Q&A with Wally Hollyday

A Hollyday specialty—a deep flow-bowl combining two square bowls with two small round bowls, including a large “over-vert” pocket (center).

A Hollyday specialty—a deep flow-bowl combining two square bowls with two small round bowls, including a large “over-vert” pocket (center).

Photo By Don Button

For the Arts&Culture feature “Concrete achievement,” SN&R’s Don Button interviewed skate-park designer Wally Hollyday during the construction of Sacramento’s new Granite Regional Skate Park. Here is the full text of that interview.

What happened to the parks of the ’70s and ’80s?

People got into other things. A lot of people talk about the insurance, but basically it was users. If you don’t have users, you can’t pay your insurance. And a lot of people from that time like to blame it on the insurance, but, you know, a lot of people stopped skating. In those days, basically it was young guys that skated. Tony Alva, he’s my age, and he was like one of the older guys that was skating parks. A lot of these 16-year-old kids that were really the pros, I mean, they grew up, started getting girlfriends, going off to college and stuff, and they got out of skating. And they came back to skating, but there were no parks left when they came back.

The other thing is a lot of those parks really weren’t designed for younger skaters. The very early skate parks were very beginner and kind of allowed a lot of us to come and learn to ride parks, and then they progressed into more and more advanced, and then you ended up with all these advanced parks and no smaller parks to feed them, for younger kids. So, you had a really tight age group, and they just got into other things.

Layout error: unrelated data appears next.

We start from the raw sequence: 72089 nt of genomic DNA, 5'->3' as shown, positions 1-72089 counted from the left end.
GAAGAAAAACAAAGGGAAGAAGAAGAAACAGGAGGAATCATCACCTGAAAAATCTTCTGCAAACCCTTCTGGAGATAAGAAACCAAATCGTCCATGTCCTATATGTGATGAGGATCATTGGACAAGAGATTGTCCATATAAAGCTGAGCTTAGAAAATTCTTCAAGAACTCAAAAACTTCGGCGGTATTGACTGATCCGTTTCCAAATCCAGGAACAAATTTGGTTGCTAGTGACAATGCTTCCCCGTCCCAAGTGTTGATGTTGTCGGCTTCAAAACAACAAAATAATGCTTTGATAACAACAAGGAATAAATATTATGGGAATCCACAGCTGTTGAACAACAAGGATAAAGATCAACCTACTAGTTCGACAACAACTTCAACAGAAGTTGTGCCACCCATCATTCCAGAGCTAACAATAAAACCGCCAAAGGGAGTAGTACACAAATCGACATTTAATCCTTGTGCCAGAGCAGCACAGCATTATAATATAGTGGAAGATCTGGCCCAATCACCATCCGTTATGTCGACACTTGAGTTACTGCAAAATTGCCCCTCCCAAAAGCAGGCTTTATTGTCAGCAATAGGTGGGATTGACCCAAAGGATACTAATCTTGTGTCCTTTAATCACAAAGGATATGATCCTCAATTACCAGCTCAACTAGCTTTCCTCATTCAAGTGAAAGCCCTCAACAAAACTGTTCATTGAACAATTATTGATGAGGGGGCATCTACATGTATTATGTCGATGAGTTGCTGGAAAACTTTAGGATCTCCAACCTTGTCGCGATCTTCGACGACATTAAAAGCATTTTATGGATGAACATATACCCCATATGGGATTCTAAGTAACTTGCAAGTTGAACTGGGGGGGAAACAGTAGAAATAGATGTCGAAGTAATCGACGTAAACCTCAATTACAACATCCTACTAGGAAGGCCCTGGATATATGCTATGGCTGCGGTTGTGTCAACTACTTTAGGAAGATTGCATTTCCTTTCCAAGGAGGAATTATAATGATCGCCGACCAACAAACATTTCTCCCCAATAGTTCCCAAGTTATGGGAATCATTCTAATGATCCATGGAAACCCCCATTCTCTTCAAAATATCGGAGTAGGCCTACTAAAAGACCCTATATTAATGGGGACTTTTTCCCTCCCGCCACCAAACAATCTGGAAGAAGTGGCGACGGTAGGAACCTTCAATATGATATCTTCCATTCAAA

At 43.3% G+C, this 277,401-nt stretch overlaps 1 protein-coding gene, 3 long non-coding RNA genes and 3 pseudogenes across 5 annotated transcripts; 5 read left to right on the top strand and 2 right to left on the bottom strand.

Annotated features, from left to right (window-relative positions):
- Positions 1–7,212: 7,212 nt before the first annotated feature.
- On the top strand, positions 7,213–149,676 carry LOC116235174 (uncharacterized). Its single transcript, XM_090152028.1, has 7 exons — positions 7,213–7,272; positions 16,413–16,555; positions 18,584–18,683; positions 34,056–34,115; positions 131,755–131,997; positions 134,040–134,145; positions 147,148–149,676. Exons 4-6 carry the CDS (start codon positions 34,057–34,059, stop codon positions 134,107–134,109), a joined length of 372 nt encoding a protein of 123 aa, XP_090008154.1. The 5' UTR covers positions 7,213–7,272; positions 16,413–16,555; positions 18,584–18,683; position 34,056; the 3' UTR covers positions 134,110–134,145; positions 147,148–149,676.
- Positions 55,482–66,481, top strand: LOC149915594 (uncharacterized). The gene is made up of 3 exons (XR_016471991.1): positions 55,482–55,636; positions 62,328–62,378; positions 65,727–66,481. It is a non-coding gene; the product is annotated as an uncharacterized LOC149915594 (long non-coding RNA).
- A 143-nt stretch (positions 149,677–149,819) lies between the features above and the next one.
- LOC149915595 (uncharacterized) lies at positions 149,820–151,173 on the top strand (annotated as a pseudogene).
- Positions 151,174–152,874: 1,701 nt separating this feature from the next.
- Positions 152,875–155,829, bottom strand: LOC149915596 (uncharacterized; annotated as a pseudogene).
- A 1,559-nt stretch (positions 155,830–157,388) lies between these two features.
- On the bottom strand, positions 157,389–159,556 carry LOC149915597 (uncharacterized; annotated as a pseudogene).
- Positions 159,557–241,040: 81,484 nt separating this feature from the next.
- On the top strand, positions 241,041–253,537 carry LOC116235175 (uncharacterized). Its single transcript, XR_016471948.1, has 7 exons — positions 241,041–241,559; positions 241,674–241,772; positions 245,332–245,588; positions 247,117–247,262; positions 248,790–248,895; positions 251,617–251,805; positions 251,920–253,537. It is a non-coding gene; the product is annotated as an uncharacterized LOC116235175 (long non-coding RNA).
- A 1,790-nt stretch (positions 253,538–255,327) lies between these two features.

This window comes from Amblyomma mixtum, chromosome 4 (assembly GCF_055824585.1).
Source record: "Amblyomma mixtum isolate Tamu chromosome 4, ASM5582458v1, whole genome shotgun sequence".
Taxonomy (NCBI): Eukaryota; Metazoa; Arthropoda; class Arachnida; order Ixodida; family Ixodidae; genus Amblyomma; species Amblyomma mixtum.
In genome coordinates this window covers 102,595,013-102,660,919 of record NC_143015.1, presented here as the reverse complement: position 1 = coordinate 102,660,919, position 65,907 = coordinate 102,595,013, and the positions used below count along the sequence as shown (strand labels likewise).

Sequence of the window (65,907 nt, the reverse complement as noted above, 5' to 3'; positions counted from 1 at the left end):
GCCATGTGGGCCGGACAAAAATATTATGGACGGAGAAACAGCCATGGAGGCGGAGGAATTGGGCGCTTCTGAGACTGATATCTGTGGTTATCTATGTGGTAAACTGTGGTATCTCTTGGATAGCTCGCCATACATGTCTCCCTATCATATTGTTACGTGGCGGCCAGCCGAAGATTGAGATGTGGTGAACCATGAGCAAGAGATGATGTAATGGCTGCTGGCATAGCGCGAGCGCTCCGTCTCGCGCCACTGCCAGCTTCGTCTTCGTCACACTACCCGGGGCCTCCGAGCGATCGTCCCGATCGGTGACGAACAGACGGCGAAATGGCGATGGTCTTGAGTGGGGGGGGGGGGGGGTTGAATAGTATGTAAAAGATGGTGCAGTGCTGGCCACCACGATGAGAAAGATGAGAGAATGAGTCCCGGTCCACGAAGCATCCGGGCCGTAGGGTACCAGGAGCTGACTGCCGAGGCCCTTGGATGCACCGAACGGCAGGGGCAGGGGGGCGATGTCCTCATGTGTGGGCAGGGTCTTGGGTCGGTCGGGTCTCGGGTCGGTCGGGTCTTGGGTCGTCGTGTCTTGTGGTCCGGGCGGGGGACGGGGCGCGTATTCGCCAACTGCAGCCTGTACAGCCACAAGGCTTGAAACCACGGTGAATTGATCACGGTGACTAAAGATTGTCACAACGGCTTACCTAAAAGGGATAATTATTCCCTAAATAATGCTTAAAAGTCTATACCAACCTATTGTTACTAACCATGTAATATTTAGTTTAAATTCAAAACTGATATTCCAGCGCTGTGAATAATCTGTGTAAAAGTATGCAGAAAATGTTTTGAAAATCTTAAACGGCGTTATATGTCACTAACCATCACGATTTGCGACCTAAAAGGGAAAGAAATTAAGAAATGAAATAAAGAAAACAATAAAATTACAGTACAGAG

In the mid-’90s there was a skating resurgence. That’s when cities around the country started putting in municipal skate parks. What brought that on?

The main thing that brought it on, that brought it to their attention, was that kids were a nuisance. I mean, they’re out there; they’re downtown grinding ledges and goin’ off the stairs. Police were taking their boards away and, you know, basically labeling them criminals. Parents don’t like their kids being labeled criminals.

So, it created quite a backlash, and one of the great things that came out of that was these kids realized that politically, they could go to a council meeting and say, “Hey, you need to provide me with a place that I can ride, ’cause I am a skateboarder, and I’m gonna ride someplace, and you need to provide it.”

For skaters beginning to ride transitions, this small, shallow clover-shaped bowl is perfect.